Naturalist Interview: Summer on the Wild Coast
From sweeping coastal shorelines to craggy floating icebergs, glistening glacier-fed tidewaters to the lush canopies of ancient rainforest, the enthralling landscapes of BC and Alaska offer up some of the best summer vacationing in the world—featuring wildlife phenomena that always live up to expectations set by film documentaries.
Don’t just take this writer’s word for it. We interviewed seasoned naturalist Jeff Reynolds on what he loves about the summertime coast. Stung by a jellyfish at an early age, Jeff became fascinated by marine biology, in which he holds a Bachelor’s degree.
He explores the world with a camera in hand—whether he’s working on the ships, or surfing, kayaking, hiking or diving. You can view his photos on his Instagram feed.
In short, what can guests expect from summer expeditions?
Summer on the BC and Alaska coasts is a magnificent time for wildlife viewing. Humpback whales are migrating northward along the coast to feed on herring and krill, grizzly and black bears are bulking up on salmon in Alaska, and in BC they are eating grasses and berries while waiting patiently for the salmon to arrive in early fall. Migratory sea birds and sea lions take full advantage of dense bait balls of fish along the shoreline, and towering tidewater glaciers in Alaska are crashing magnificently into the sea. Our trips take full advantage of being in the right place at the right time and quietly viewing these animals in their natural habitat.
What makes these adventures different to your typical Canadian summer vacation?
These types of trips literally begin where the road ends. We venture out to remote locations along the coast that can only be accessed by boat and we do it very comfortably. The guests don’t have to think about any logistics once onboard, the crew takes it from there so they can relax. The chefs onboard create mind-blowing meals, shore landings keep everybody busy regardless of most weather, and numerous wildlife encounters are inevitable while on the water. The ships’ warm comfortable cabins provide a wonderful place to lay your head after a long day of adventuring, waking up each day with a new and wild place to explore.
What excites you most about getting back out on the coast?
I am very excited to get back out on these trips in order to disconnect from the busy world we’re all very interconnected with, and reconnect with the natural world: lying in moss beneath the canopy of an ancient temperate rainforest, listening to wind passing over leaves, hearing the giant breaths of humpback whales, and peeking at the fascinatingly busy intertidal world of invertebrates and lush seaweeds as the tides rise and fall. If I am lucky, I might even get to hear the soulful howl of a coastal wolf.
You’re working on the shipyard right now. What’s your connection like to these historic coastal boats?
Working in the shipyard on these boats isn’t the most glorious part of the job by any means, but it does give me an intimate understanding and appreciation of how these vessels are put together and what makes them so good at what they do. While sanding the ship’s side rails, I can’t help but imagine the next season’s guests who will lean against it to take a photo of a sea otter or admire a sunset with a drink in their hand. This will be my 7th year with Maple Leaf Adventures and I’ve had the privilege of working on all three of their vessels; each one provides a very unique experience for their guests.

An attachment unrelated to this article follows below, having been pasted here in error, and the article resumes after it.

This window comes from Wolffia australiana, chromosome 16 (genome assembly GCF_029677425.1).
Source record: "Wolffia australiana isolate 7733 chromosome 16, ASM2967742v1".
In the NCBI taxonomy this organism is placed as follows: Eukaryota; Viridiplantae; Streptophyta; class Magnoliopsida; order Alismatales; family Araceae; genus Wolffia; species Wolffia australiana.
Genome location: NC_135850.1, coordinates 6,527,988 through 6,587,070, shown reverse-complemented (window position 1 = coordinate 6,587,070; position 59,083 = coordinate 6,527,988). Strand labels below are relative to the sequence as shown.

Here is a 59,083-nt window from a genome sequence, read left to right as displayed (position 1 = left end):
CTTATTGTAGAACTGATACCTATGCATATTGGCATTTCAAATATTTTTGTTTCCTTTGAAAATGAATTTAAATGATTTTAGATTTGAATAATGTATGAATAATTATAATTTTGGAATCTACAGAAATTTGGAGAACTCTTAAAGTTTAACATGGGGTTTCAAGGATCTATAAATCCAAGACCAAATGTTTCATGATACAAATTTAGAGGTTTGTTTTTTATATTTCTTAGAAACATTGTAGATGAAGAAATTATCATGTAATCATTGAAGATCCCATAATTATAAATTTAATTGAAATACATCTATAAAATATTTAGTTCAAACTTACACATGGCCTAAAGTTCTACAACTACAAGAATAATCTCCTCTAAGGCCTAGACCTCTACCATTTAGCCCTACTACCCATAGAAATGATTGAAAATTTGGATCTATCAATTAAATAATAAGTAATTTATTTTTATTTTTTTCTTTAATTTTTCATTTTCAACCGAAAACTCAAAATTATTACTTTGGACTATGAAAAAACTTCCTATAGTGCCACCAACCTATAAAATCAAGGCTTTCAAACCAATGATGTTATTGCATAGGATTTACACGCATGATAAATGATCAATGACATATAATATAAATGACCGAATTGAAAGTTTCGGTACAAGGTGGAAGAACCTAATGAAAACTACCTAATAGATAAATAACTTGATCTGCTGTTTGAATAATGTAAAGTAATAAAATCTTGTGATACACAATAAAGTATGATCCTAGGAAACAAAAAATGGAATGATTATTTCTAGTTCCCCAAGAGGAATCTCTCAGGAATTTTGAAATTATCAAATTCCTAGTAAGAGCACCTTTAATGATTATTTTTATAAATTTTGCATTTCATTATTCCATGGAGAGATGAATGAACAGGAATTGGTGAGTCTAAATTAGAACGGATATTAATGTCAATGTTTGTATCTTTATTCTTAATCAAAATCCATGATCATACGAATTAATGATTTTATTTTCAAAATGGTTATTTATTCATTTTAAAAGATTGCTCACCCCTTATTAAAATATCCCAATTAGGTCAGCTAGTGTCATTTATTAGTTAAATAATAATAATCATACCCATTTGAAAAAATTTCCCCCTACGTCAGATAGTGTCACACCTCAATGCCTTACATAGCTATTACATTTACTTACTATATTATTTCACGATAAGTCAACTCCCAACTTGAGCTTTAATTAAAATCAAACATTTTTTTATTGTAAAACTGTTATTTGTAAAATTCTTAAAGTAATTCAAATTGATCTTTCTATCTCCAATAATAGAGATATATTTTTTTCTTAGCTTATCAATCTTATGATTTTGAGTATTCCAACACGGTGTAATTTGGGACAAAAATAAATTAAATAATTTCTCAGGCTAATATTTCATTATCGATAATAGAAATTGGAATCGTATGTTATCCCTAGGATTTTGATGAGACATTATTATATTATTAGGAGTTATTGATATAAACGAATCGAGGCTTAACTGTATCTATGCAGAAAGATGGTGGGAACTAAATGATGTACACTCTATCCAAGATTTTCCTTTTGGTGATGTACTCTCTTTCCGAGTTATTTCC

The 118-year-old flagship schooner, Maple Leaf, is charming with its unique ability to experience sailing, provide a vast 360-degree viewing area for wildlife anywhere on deck, and create lifelong friendships within its cozy quarters. Swell is enchanting to travel on. Its rustic tugboat ancestry is still visible within its wood grains yet still very comfortable. With its cozy cabins and covered outside decks for viewing wildlife, it’s an amazing platform for adventure to unravel. The newest member of the family is Cascadia, an exceedingly luxurious catamaran, which is a treat to work on as it allows for more comfortable travel in bigger seas. Especially for those who are more susceptible to seasickness, this boat is very stable and an excellent platform to experience the wild west coast. Its shore craft are equally as inviting and stable, which make expeditions off the main vessel very comfortable and easy for guests.
Do you have any favourite memories from summer on the ships?
I will always remember one particularly magical day on a trip in southeast Alaska. The day began with a visit to a tidewater glacier, watching thousand-year-old ice crumble spectacularly into a turquoise sea. In the afternoon, we came across bubble-netting humpbacks gulping up schools of herring, listening to their ethereal feeding calls bursting from the depths through the onboard hydrophone. Afterward, we passed by a colony of Steller sea lions barking and jostling each other for space on a sinking rocky islet. Once Swell dropped her anchor for the night, and turned the engine off, I walked out on deck and could instantly hear the soothing sounds of multiple humpback whales breathing in the distance, and not another vessel in sight. When I looked up at the stars, there was a mesmerizing array of northern lights dancing in the sky above.
From sweeping coastal shorelines to craggy floating icebergs, glistening glacier-fed tidewaters to the lush canopies of ancient rainforest, the enthralling landscapes of BC and Alaska offer up some of the best summer vacationing in the world—featuring wildlife phenomena that always live up to expectations set by film documentaries. Discover for yourself what our summer coastal adventures are all about!